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Posts Tagged ‘humor

“Music hath charms to soothe a savage breast”*…

 

royal-albert-hall-1974

… or not.

Consider the Portsmouth Sinfonia…

an English orchestra founded by a group of students at the Portsmouth School of Art in 1970. The Sinfonia was generally open to anyone and ended up drawing players who were either people without musical training or, if they were musicians, ones that chose to play an instrument that was entirely new to them. Among the founding members was one of their teachers, English composer Gavin Bryars. The orchestra started as a one-off, tongue-in-cheek performance art ensemble but became a cultural phenomenon over the following 10 years, with concerts, record albums, a film and a hit single. [source]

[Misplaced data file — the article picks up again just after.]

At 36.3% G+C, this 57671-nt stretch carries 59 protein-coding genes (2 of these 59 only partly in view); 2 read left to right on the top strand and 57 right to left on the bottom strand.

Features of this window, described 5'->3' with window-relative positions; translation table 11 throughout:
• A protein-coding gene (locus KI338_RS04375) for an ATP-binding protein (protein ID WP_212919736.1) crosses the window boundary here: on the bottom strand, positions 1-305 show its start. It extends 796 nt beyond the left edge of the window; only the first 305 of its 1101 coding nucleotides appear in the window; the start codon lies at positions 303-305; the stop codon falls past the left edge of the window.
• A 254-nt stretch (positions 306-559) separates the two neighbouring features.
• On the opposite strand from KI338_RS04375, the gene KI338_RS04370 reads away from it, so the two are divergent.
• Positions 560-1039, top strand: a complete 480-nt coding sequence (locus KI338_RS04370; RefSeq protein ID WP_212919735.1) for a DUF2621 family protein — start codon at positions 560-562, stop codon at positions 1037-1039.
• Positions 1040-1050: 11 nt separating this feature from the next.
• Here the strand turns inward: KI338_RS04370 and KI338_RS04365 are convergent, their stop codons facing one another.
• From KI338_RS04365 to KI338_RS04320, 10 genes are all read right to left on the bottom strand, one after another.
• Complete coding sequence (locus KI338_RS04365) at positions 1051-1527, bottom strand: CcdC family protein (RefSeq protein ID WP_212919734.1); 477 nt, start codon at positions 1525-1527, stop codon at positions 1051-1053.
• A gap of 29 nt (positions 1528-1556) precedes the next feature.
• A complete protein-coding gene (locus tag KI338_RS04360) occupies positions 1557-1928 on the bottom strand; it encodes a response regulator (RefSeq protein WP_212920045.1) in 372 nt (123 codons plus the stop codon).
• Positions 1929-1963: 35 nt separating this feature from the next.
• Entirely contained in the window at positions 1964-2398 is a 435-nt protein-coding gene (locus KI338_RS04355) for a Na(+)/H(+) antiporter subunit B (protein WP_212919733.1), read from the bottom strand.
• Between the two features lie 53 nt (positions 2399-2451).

For your corespondent’s money, the apex (nadir) of their work was their performance of “Also sprach Zarathustra” by Richard Strauss:

 

And then there’s the performance pictured above: “the Piano Concerto in A,” by Tchaikovsky, at Royal Albert Hall– a run to which thousands of tickets were sold:

 

The best of the worst: The Portsmouth Sinfonia.

* William Congreve, The Mourning Bride (often misquoted as “music hath charms to soothe the savage beast”).  The same play gave us “Heaven has no rage like love to hatred turned / Nor hell a fury like a woman scorned,” often misquoted as “Hell hath no fury like a woman scorned.”